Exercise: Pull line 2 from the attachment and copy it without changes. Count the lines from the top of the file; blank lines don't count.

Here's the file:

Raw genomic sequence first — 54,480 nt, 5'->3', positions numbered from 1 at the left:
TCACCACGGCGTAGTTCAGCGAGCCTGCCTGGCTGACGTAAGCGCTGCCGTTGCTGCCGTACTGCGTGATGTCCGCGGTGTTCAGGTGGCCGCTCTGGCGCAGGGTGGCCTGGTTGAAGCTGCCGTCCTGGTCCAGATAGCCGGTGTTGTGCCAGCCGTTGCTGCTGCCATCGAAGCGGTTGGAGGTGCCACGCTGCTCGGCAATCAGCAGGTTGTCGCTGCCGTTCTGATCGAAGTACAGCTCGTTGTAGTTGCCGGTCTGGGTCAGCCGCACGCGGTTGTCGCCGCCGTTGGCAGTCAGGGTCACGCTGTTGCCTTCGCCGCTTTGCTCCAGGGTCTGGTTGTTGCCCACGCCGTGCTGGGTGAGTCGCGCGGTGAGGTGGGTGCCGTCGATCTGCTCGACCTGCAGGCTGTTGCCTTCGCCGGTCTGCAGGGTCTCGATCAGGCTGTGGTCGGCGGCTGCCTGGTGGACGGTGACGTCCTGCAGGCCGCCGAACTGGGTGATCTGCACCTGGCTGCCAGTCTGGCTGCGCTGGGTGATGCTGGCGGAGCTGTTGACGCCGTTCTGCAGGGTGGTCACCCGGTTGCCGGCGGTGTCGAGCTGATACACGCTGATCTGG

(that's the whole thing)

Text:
TCACCACGGCGTAGTTCAGCGAGCCTGCCTGGCTGACGTAAGCGCTGCCGTTGCTGCCGTACTGCGTGATGTCCGCGGTGTTCAGGTGGCCGCTCTGGCGCAGGGTGGCCTGGTTGAAGCTGCCGTCCTGGTCCAGATAGCCGGTGTTGTGCCAGCCGTTGCTGCTGCCATCGAAGCGGTTGGAGGTGCCACGCTGCTCGGCAATCAGCAGGTTGTCGCTGCCGTTCTGATCGAAGTACAGCTCGTTGTAGTTGCCGGTCTGGGTCAGCCGCACGCGGTTGTCGCCGCCGTTGGCAGTCAGGGTCACGCTGTTGCCTTCGCCGCTTTGCTCCAGGGTCTGGTTGTTGCCCACGCCGTGCTGGGTGAGTCGCGCGGTGAGGTGGGTGCCGTCGATCTGCTCGACCTGCAGGCTGTTGCCTTCGCCGGTCTGCAGGGTCTCGATCAGGCTGTGGTCGGCGGCTGCCTGGTGGACGGTGACGTCCTGCAGGCCGCCGAACTGGGTGATCTGCACCTGGCTGCCAGTCTGGCTGCGCTGGGTGATGCTGGCGGAGCTGTTGACGCCGTTCTGCAGGGTGGTCACCCGGTTGCCGGCGGTGTCGAGCTGATACACGCTGATCTGG